out of  the three pieces necessary to build the system are in place.

Since flight II has come out with a VFX-1 interface, it should have the
necessary hooks to the sofware to control the point of view (POV) need
for an HMD.  As long as the control of the POV is present in the
software it's not to hard to simulate the VFX-1 drivers.  At some point
F15 should also have the POV control.  While the biggest drawback the
the current HMDs are their resolution vs price from what I can tell this
won't be a problem too much longer.

As far as designing a controller to manage the platform it looks like
the new cordless joystick could provide the positional tracking needed
to provide the closed loop control necessary (I haven't checked this out
in detail yet though).  It might also function as a head position
tracker for a home grown HMD.

So these are some of the ideas I've been considering.  I had a couple of
questions about your system.  I see you had a range of motion of  +-20
degrees.  Is there any major problem with increasing it to 60 degrees or
even 90 degrees?  Are there any stability problems with faster rates of
rotation?  Also have you looked into the possibility of modifying your
system to make it an active motion system?  One more question is: have
you come across anyone else working on a system like I described above?

A) The way I understand it, the ideal setup would be to have
the software control the platform much as it does for the headtracking in
the VFX-1.  This way when the plane stalls, the platform pitches down no-
matter what the stick is doing.  The Rock n Ride could be adapted I'd guess
due to it's powered nature.  I hear it's fast but jerky.

Since I abandoned the monitor and keyboard from my platform, the new design
gets me about 30 x 30 degrees of motion.  The problem with increasing it
more is that the passive mechanical linkage of my design won't allow it.
Going powered would of course, and could even allow full 360 roll and pitch!

Wireless controllers would be required of course, and a full harness seat.

Have you heard something about higher res HMDs?  I want to keep up on the
latest and greatest, but cost is still as much as a used airplane for one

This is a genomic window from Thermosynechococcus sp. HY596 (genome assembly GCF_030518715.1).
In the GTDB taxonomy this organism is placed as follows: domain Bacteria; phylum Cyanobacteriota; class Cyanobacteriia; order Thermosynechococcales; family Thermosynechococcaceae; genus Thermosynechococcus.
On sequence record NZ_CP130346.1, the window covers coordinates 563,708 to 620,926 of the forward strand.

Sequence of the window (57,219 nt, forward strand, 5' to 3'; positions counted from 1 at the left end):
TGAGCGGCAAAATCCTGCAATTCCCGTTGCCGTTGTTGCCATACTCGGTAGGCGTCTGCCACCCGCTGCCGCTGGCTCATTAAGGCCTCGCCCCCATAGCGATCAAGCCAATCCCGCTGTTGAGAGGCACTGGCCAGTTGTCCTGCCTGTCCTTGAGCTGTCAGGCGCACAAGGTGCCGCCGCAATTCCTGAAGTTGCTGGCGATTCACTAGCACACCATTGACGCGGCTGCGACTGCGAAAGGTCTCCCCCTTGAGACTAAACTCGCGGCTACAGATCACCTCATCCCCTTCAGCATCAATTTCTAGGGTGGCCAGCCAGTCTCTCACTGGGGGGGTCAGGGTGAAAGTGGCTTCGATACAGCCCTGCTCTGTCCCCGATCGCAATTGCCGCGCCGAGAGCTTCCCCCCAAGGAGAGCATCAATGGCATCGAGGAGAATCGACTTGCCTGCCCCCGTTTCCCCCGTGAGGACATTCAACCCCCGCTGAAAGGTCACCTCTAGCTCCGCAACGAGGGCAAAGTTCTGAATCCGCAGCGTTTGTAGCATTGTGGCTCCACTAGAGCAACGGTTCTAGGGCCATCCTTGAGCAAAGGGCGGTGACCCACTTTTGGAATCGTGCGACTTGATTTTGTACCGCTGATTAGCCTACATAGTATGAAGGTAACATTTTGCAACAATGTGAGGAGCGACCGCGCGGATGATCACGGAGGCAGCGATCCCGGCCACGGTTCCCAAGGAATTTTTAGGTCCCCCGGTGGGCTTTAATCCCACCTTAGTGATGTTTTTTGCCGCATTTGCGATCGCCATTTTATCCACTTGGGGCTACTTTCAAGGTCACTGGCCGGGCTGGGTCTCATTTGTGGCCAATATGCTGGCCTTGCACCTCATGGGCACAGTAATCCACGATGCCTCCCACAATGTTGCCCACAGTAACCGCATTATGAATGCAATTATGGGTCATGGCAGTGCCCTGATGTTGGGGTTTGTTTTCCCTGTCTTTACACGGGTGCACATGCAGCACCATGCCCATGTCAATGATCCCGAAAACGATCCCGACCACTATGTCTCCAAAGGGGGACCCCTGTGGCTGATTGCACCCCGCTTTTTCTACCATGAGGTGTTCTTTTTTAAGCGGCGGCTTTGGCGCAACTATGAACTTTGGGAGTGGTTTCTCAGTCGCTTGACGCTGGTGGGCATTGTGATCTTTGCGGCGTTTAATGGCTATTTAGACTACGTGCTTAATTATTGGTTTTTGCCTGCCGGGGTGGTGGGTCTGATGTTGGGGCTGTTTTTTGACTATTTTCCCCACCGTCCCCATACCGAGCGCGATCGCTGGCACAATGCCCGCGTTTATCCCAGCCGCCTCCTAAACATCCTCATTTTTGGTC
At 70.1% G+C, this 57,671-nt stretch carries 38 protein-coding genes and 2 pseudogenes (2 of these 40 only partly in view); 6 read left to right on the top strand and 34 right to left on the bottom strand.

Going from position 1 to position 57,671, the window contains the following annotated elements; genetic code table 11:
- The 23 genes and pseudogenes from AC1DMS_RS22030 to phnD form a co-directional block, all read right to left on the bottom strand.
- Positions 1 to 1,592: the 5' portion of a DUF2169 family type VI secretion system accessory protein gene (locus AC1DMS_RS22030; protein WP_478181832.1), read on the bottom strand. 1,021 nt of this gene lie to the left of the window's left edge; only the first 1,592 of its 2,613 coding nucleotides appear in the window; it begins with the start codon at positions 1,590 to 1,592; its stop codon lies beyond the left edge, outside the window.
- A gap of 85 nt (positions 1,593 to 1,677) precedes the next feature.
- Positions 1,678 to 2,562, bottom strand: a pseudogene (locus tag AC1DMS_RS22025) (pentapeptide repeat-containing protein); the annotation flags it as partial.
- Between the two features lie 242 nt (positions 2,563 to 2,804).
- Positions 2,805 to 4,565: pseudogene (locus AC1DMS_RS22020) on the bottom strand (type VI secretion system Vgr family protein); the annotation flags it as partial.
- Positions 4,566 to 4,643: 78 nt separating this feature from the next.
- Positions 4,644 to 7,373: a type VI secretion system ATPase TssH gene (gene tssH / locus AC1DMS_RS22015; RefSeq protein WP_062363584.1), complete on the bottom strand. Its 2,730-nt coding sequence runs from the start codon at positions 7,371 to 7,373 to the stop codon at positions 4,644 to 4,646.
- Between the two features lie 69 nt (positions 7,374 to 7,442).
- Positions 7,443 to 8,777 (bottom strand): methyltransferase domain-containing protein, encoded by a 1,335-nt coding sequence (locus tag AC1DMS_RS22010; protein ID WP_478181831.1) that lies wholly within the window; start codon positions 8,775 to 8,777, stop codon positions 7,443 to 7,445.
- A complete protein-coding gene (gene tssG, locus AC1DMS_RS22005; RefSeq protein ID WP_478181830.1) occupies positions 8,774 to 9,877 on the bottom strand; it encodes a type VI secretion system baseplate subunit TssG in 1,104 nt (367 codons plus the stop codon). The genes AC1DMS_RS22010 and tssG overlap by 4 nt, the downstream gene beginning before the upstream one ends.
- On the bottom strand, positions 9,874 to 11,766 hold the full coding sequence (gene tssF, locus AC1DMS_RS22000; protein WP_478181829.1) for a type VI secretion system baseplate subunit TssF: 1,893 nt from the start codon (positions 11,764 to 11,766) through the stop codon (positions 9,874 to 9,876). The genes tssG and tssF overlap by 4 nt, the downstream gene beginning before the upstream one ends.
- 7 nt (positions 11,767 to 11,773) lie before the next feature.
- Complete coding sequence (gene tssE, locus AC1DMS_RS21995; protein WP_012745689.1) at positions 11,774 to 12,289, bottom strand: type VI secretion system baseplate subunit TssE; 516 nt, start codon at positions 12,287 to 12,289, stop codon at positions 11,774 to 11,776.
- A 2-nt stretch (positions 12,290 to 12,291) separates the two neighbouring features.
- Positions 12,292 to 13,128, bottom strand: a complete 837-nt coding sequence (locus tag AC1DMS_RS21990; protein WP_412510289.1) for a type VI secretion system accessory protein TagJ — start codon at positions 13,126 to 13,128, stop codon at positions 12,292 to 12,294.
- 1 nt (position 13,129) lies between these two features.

the last I checked!  I just got the Phillips Scuba HMD.  No headtracking
but I'm so used to flipping views, and tracking enemys that it would only
be nice for sightseeing.  I've seen a simple homebuilt headtracking setup
using micro switches and a headband thats hung over the cockpit.  Simple
switching but if replaced with the wireless controller circuit could be
made to work well I'd think. Here's the link for the SCUBA site.  It's real
low-res, hard to focus (I may have a bad one however) but only $200 for a
demo right now.  I hope to upgrade it myself someday with a hi-res LCD if
that could even be done.

Q) I heard rumers for sometime that Forte (now IIS, Interactive Imaging
Systems) is supposed to ship the  VFX 3D.  If you search USENET for VFX
you'll see the threads.  At one point on there website it sounded like they
were going to announce the product in the middle of March, but that didn't

C) (they are taking advanced orders now in fall of 99 but still not yet available
to my knowledge - Ken)

Do you have any ideas on the best way to power a simulator?  I've seen the
rocknride with air pressure, and a link on you website uses car starter
motors.  Another alternative is to use a servo motor, although I don't know
what the cost would be.

I wonder why the RockNRide is jerky.  I could see that the air valves maybe
either on/off, or maybe the control software doesn't smooth the motion
during the position changes.

As far as the rock & ride being jerky, I can only assume that it's due to trying to
reverse the direction on the mass moving at hi speed.  Without decelerating
first, its inevitable.  I dug deeper into the site and it's stated that it
uses a proportual control system, but I think it's direct from the joystick,
not through any software.

There are sources for inexpensive servo motors (smooth and quiet?) that have
the torque to drive a well balanced platform.